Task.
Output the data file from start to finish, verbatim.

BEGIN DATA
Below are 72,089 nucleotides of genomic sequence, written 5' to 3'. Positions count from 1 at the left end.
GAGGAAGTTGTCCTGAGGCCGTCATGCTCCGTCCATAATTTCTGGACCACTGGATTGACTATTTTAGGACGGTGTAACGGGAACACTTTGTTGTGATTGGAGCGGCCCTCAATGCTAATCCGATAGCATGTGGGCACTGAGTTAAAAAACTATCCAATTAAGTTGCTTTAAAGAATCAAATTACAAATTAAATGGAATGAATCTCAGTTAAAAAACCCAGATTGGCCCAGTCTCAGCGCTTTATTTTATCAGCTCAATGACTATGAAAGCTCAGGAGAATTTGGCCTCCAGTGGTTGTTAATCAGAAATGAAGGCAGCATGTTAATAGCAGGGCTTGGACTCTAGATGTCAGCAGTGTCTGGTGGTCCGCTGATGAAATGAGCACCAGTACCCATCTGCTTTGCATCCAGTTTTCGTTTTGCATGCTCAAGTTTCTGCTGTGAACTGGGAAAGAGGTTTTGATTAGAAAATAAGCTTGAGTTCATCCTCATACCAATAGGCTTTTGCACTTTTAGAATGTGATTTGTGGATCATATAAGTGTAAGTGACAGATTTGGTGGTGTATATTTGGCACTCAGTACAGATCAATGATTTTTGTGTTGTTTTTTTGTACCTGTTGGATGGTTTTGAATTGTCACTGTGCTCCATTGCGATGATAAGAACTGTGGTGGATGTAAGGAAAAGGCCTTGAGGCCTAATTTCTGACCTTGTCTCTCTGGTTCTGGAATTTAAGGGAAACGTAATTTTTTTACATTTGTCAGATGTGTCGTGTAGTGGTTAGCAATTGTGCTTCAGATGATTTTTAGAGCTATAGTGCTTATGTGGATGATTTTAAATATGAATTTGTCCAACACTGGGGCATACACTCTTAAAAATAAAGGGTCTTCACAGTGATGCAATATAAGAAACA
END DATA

Below are 72,089 nucleotides of genomic sequence, written 5' to 3'. Positions count from 1 at the left end.
GAGGAAGTTGTCCTGAGGCCGTCATGCTCCGTCCATAATTTCTGGACCACTGGATTGACTATTTTAGGACGGTGTAACGGGAACACTTTGTTGTGATTGGAGCGGCCCTCAATGCTAATCCGATAGCATGTGGGCACTGAGTTAAAAAACTATCCAATTAAGTTGCTTTAAAGAATCAAATTACAAATTAAATGGAATGAATCTCAGTTAAAAAACCCAGATTGGCCCAGTCTCAGCGCTTTATTTTATCAGCTCAATGACTATGAAAGCTCAGGAGAATTTGGCCTCCAGTGGTTGTTAATCAGAAATGAAGGCAGCATGTTAATAGCAGGGCTTGGACTCTAGATGTCAGCAGTGTCTGGTGGTCCGCTGATGAAATGAGCACCAGTACCCATCTGCTTTGCATCCAGTTTTCGTTTTGCATGCTCAAGTTTCTGCTGTGAACTGGGAAAGAGGTTTTGATTAGAAAATAAGCTTGAGTTCATCCTCATACCAATAGGCTTTTGCACTTTTAGAATGTGATTTGTGGATCATATAAGTGTAAGTGACAGATTTGGTGGTGTATATTTGGCACTCAGTACAGATCAATGATTTTTGTGTTGTTTTTTTGTACCTGTTGGATGGTTTTGAATTGTCACTGTGCTCCATTGCGATGATAAGAACTGTGGTGGATGTAAGGAAAAGGCCTTGAGGCCTAATTTCTGACCTTGTCTCTCTGGTTCTGGAATTTAAGGGAAACGTAATTTTTTTACATTTGTCAGATGTGTCGTGTAGTGGTTAGCAATTGTGCTTCAGATGATTTTTAGAGCTATAGTGCTTATGTGGATGATTTTAAATATGAATTTGTCCAACACTGGGGCATACACTCTTAAAAATAAAGGGTCTTCACAGTGATGCAATATAAGAAACA